We’ve had a bit of snow already a few times this winter. Never it went beyond a couple centimeters and never it lasted more than a couple days. Finally, significant snow fell and now snow-melting warm-front should destroy the fun before the weekend comes. I’m getting ready for the first cross-country skiing of the season. I had a lot of fun last winter and wrote about my diverse experiences in South Tyrol. Now, you find myself looking at trail descriptions to pick a nice destination. I’m looking for a great panorama and an extensive network of trails. On Saturday, I don’t want to repeat the same loop over and over again. I want a nice long loop with as much change of scenery as possible. Here I read wonderful descriptions.
Cross-country skiing in Seefeld in Tyrol, in the Alps on the most beautiful mountain plateau […] More than 245 kilometres of immaculately prepared cross-country ski trails for all ability levels and for special requirements (adaptive cross-country skiing, floodlit trails and dog-friendly trails)
Distinguished as the most snow-safe cross-country ski area in Germany by the German Ski Association, as a Nordic Active Center, you will find everything a cross-country skier needs in Bodenmais. The cross-country ski tracks start at Bretterschachten, at an altitude of 1120 m, offering you an area of 114 km of classic cross-country tracks and 110 km of skating tracks that your skis are just waiting to try out.
Or how about St. Johann in Tirol, which is a cute location neighboring Kitzbühel?
The Kitzbüheler Alpen with St. Johann in Tirol, Oberndorf, Kirchdorf and Erpfendorf are a highlight for cross-country skiers. Each town has central access to the extensive slope network in the Kitzbüheler Alpen. Whether classic or skating – in the towns, there are over 250 km very well prepared pistes and cross-country slopes which have been awarded the Tirol slope seal of approval, in all difficulty levels. Head out on to the slopes – get set – go!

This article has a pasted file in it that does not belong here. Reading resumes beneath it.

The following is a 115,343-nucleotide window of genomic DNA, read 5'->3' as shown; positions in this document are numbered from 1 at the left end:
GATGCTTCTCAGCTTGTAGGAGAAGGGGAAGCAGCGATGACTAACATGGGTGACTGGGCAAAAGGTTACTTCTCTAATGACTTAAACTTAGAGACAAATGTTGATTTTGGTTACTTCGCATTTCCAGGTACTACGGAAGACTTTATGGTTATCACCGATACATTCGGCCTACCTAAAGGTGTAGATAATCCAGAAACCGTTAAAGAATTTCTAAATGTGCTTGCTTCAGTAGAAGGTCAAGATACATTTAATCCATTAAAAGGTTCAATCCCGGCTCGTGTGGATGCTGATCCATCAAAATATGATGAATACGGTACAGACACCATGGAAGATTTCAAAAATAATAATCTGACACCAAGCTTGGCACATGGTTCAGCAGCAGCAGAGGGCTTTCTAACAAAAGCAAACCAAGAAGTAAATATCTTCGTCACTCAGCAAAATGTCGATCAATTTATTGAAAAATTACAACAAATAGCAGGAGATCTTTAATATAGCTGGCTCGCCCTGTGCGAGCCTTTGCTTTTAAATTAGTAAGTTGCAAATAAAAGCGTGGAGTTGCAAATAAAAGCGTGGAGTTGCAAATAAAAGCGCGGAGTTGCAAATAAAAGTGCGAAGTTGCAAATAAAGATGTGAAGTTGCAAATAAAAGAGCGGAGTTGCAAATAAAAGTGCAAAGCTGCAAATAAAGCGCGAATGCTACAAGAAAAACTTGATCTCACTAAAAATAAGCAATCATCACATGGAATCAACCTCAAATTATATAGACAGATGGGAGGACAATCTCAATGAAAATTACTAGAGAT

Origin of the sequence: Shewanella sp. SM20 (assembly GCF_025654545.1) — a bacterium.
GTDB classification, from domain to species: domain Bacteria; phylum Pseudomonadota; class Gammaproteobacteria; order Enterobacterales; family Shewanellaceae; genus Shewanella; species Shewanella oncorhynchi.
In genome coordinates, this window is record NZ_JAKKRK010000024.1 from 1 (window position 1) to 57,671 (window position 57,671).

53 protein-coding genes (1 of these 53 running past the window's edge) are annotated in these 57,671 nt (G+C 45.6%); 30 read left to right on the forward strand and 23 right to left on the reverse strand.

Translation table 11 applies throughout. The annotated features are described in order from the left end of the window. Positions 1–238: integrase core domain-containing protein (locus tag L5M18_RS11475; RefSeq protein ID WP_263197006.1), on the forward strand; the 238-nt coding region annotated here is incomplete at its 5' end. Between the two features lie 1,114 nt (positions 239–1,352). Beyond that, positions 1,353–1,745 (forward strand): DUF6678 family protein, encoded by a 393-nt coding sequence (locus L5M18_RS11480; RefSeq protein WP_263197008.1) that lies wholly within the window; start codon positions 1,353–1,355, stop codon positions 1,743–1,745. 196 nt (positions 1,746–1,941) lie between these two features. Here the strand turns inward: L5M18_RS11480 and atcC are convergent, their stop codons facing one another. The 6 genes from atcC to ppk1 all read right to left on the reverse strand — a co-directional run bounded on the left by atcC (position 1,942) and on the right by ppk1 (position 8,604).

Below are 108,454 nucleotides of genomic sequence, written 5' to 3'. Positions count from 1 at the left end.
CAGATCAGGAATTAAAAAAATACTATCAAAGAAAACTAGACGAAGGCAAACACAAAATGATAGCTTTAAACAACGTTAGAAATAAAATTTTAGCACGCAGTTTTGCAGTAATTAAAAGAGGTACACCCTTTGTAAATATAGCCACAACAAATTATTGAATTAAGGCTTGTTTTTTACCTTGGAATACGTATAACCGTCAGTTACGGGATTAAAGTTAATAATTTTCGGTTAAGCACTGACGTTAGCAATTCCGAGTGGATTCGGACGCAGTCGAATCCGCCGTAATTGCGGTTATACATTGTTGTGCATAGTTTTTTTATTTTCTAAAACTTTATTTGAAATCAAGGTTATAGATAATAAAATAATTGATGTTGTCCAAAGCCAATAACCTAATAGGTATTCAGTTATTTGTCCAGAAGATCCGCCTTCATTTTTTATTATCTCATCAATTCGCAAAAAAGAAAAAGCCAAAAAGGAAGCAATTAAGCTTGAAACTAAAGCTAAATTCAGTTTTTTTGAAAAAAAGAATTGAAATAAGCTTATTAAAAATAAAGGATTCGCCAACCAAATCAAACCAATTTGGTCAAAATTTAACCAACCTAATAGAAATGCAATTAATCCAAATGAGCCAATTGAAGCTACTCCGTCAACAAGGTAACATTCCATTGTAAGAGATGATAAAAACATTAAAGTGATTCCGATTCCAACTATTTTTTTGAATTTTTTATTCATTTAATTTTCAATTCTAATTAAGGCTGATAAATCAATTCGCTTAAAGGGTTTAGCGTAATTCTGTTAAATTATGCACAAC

And then there is Alpe di Siusi, one of the most scenic cross-country skiing areas of them all.
The snow-covered high-alpine plateau Alpe di Siusi is a true paradise for cross-country skiers. The almost endless breadth of the slightly hilly and sun-spoiled landscape with lush forest islands and surrounded by the bizarre Dolomite rocks is always worth being discovered on skis. A total of 80 km of tracks of different levels of difficulty await cross-country skiers. The track lengths vary from 2 km for beginners to the “Jochloipe” track, which is the longest high-alpine track at Alpe di Siusi with a total length of 15 km.
This all sounds awesome. That’s just four skiing areas and all together they promise me 800km of cross-country skiing trails. With that much space of opportunity, I’d be busy for five years even more.
There is just one catch to it. It’s not true.
Parallel loops are counted multiple times
Below is a screenshot of the Bretterschachten cross-country skiing center of Bodenmais. Remember the promise: 114km of classic cross-country tracks and 110km of skating tracks. If I sum up all of those listed, my total is 125 and 121km. In their snow report, the Alternativ trail is not regularly listed, while the Auerhahn-Eck trail is listed with 30km. Subtracting the former and adding 4km to the latter, I arrive at 114km. But that’s not the point.
Next, this is the (old) map of Bodenmais’ Bretterschachten center. All the trails listed above are there. All of them. Do you recognize what’s going on?